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Next: Three dimensional quadratic approximation Up: Contours for <PLOT> Previous: Standardized interpolation formulas

Three dimensional linear approximation

The representation of functions of three variables through contours in a space of three dimensions follows the same lines that have already been discussed, once the dimension of the pertinent sets of basis monomials has been taken into account. Thus four monomials, $\{1, x, y, z\}$ are required in three dimensions, with the basic equation taking the form of a $5 \times 5$ Vandermonde determinant

\begin{displaymath}\left\vert \begin{array}{lllll}
1 & 1 & 1 & 1 & 1 \\
x_1 &...
...z \\
w_1 & w_2 & w_3 & w_4 & w
\end{array} \right\vert = 0. \end{displaymath}

Not only does every increase in dimension make a symbolic solution of this equation less tractable, the problems of graphical representation become increasingly more difficult. If we would represent segments of two dimensional contours by line segments, we should represent segments of three dimensional contours by fragments of planes, which is a much more complicated process; we would probably represent such a fragment by a set of lines, such as those forming the border where it intersects the coordinate grid.

As always, the question of where the data points lie with respect to the coordinate grid arises; not all four points should lie on the same face of a cube, to avoid linear dependencies in the Vandermonde matrix.

The coordinate cubes have eight vertices, which is double the required number of points. One solution is to decompose the cube into six tetrahedra just as the coordinate square was decomposed into two triangles in two dimensions. Even though the work is multiplied by six, the greater part of the classification into cases according to how the contour surfaces cross the edges and faces of the cube is eliminated.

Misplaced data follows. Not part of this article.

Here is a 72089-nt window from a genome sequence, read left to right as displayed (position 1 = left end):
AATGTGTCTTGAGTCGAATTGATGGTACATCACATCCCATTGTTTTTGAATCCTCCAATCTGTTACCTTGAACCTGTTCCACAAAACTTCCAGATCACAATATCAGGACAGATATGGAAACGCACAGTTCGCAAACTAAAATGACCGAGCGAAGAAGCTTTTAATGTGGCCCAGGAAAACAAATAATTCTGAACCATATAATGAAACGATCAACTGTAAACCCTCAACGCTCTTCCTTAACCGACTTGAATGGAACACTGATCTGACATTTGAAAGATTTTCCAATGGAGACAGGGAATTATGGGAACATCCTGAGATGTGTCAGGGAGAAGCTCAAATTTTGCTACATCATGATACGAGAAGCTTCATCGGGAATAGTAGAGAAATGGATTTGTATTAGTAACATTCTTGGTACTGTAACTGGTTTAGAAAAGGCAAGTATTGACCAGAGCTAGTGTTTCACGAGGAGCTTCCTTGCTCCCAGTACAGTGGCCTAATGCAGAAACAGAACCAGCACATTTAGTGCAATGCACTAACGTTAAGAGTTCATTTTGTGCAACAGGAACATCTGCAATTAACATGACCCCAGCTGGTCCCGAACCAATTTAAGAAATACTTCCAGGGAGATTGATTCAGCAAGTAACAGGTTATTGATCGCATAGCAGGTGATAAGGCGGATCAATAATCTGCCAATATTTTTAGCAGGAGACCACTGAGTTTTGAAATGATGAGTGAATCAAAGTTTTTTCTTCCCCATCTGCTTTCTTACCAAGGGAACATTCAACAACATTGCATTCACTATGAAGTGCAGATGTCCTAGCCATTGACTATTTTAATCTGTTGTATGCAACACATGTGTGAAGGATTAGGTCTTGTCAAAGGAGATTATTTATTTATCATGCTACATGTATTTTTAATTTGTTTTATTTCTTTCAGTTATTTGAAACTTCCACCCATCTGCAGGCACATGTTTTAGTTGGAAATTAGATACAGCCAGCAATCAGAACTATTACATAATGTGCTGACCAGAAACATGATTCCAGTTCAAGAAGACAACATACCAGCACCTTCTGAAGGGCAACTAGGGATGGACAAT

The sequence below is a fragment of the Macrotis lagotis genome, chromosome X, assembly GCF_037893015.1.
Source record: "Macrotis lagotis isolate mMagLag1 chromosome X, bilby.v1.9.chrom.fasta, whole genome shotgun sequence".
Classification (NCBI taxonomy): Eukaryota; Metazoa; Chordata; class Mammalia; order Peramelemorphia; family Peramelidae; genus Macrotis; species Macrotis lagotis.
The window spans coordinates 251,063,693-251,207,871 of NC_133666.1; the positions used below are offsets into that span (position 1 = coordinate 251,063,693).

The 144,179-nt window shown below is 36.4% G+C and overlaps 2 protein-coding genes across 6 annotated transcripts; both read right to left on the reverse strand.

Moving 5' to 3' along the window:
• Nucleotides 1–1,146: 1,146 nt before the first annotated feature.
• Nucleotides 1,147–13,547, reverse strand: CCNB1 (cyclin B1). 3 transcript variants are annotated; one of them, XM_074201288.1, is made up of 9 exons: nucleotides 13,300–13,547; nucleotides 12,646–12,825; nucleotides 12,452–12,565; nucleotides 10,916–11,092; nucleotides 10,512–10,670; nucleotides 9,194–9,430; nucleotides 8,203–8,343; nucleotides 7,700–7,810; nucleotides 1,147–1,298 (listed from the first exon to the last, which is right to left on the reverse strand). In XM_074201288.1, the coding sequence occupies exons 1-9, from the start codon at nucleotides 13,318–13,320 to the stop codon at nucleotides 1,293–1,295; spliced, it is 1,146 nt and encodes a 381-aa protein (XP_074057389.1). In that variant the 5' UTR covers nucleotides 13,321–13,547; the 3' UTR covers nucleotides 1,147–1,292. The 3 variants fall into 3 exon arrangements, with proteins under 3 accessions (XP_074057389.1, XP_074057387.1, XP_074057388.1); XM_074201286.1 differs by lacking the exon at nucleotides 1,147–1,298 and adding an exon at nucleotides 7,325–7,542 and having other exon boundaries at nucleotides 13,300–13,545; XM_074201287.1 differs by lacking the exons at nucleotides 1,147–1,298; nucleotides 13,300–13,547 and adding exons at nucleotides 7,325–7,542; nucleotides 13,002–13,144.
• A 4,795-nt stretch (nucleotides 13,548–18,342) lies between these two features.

Generally the intersection of a plane with a tetrahedron is a triangle, but it has to be remembered that quadrilateral sections are also possible--for example when the interecting plane is parallel or nearly parallel to a pair of opposite edges of the tetrahedron.

Other approaches are possible if it is not required that the contour planes be represented by lines passing through the grid lines. For example, a circle could be traced out tangent to the grid lines, so that its counterimage on the contour plane could be plotted. The result would be a network of tangent ellipses which might cover the contour surface fairly well.

Determining the parameters of circles and calculating their points--even by table lookup--would consume additional time; a simpler approach would to be to trace the counterprojection of the edge-dual network formed from the coordinate grid. This network would consist of lines joining the midpoints of the edges of the faces of the coordinate cubes.

Of course this discussion makes no mention at all of visibility. Nothing need be said if a simple wire frame model is all that is desired. But, if the surface is assumed to be opaque or semitransparent, it is inevitable that some parts of it would be obscured by others. Then, further calculations would be required to decide whether, or how much, of the surface patches would be visible.

next up previous contents
Next: Three dimensional quadratic approximation Up: Contours for <PLOT> Previous: Standardized interpolation formulas